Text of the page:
How much are these potential benefits worth to you? The epiphanies come easier in a cabin you can stretch out in but a cramped aircraft may be perfectly capable of transporting you and your team where you’re going. And the highest levels of customer cosseting typically come with a price tag to match.
Carefully vet aviation service providers before you work with them. If a company is publicly traded, you or someone you task should review all relevant financial statements. If it’s privately run, request pertinent documents to ascertain that it is financially sound. Operating aircraft is a capital-intensive endeavor, and companies in this business need a healthy reserve of cash to pay for fuel, labor, parts and maintenance. When funds run low, maintenance is often among the first items that get cut back.
Check the FAA database for any accidents or actions involving the operator, and query the Better Business Bureau and other consumer agencies regarding complaints against any operator or broker you’re evaluating.
Charter, jet cards and fractional ownership share a framework of rules that govern flight operations and charges. Know your provider’s policies in these key areas:
Peak, off-peak and blackout dates. Most card and fractional programs specify travel days during which you may face restrictions on access or added costs, based on your membership or ownership level. Charter customers may face de facto blackout dates during peak-demand periods.
Cancellation policies. Review the notification time required for refundable cancellation of your flight. International flights and peak-travel-day bookings may require cancellation as much as five days in advance to avoid loss of the entire estimated cost plus associated fees.
Service area. Most U.S.-based jet card, fractional ownership and major charter companies cover the continental U.S. and Canada, portions of Mexico and the Bahamas and Caribbean, but primary service areas vary and you may be assessed positioning fees for flights outside such areas.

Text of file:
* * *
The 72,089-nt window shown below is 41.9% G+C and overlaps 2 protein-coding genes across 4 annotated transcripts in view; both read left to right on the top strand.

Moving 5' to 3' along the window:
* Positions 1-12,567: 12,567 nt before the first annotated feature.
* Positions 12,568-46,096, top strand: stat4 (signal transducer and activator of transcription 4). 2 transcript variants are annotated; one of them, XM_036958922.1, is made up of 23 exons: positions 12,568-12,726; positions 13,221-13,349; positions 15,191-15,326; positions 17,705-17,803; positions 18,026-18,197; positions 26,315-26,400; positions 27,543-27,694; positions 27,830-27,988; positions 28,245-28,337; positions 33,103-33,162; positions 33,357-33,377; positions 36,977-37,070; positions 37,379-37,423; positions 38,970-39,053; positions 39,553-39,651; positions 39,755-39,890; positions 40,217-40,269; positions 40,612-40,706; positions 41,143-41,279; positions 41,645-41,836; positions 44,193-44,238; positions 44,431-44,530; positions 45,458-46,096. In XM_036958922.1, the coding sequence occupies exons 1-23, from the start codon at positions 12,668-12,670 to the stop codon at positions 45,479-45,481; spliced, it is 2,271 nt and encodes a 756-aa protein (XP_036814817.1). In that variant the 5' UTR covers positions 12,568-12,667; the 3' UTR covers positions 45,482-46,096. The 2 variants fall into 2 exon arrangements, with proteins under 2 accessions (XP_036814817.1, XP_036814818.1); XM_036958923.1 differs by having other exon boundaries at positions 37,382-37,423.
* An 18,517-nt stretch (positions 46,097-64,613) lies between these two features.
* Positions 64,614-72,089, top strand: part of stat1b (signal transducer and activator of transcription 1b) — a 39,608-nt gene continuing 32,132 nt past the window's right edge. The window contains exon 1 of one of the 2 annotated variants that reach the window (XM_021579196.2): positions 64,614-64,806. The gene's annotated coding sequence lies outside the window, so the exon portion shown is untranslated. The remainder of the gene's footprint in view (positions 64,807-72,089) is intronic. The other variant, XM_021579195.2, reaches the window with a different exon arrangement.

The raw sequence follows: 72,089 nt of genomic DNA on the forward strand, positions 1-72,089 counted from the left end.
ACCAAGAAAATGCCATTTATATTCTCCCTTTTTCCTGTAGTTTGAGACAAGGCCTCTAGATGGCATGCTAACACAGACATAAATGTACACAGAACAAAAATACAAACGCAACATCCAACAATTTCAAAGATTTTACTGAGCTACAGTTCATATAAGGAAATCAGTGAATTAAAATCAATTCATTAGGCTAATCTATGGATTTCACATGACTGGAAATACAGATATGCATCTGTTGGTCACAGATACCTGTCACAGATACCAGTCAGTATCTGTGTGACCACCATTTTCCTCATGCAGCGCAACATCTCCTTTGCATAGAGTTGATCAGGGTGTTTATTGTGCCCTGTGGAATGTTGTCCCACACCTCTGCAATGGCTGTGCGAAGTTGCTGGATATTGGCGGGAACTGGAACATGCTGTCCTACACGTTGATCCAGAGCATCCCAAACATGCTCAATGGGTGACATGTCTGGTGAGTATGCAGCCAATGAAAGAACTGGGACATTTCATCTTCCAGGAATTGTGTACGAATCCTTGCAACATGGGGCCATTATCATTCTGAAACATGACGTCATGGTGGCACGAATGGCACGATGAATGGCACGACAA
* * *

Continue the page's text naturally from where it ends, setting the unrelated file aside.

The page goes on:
Trip minimums or daily minimums. Policies differ on minimum flight time. Many programs and charter providers charge a minimum of one or two hours per flight or a minimum usage per day.
Call-out times. The time required in advance to book a flight can vary widely, though typically higher-denomination cards and larger-sized fractional shares provide faster access than lower-cost products from the same provider. Charter customers should discuss call-out time requirements with their charter provider.
What the price includes. Pricing policies aren’t uniform; applicable fuel surcharges may not appear in cost estimates. The 7.5 percent federal excise tax on all flights within the U.S. isn’t included in the prices quoted by all jet card and charter operators. Other costs that may not be bundled in charter, jet card or fractional pricing include crew overnight fees, de-icing, catering and ground transportation.
Charters – What’s New
Charter operators are forging alliances to create fleet and marketing networks that can deliver more optimized travel solutions. Last fall, Van Nuys, California-based Clay Lacy Aviation and Chicago’s Priester Aviation announced an alliance that creates a network comprising some 70 charter aircraft across the U.S….Last December, San Francisco-based charter and card provider Xojet added TWC Aviation in San Jose, California, to its Platinum Partner network, giving TWC’s charter customers preferred access to Xojet’s fleet of Challenger 300s, Citation Xs and Hawker 800s, and giving Xojet card customers guaranteed prices and access to TWC’s large-cabin business jets…Executive Jet Management, NetJets’ air-charter arm in the U.S., introduced a Web site this spring that can deliver immediate estimates of trip costs and simplify guaranteed-quote requests…The per-seat pricing concept has advanced in the past year. Greenjets morphed into Blackjet, lowered its membership fee and expanded its service network; meanwhile, contenders including California’s Surf Air and London-based Victor have entered the per-seat field.
Charter customers tend to:
...be occasional users. Charter provides access when you need it, and you don’t have to lay out cash in advance.
...be based near a business aviation hub. Lots of nearby lift helps make charter convenient.
...need a variety of aircraft. If your passenger loads and distances traveled often change, charter can provide a right-sized aircraft for each mission.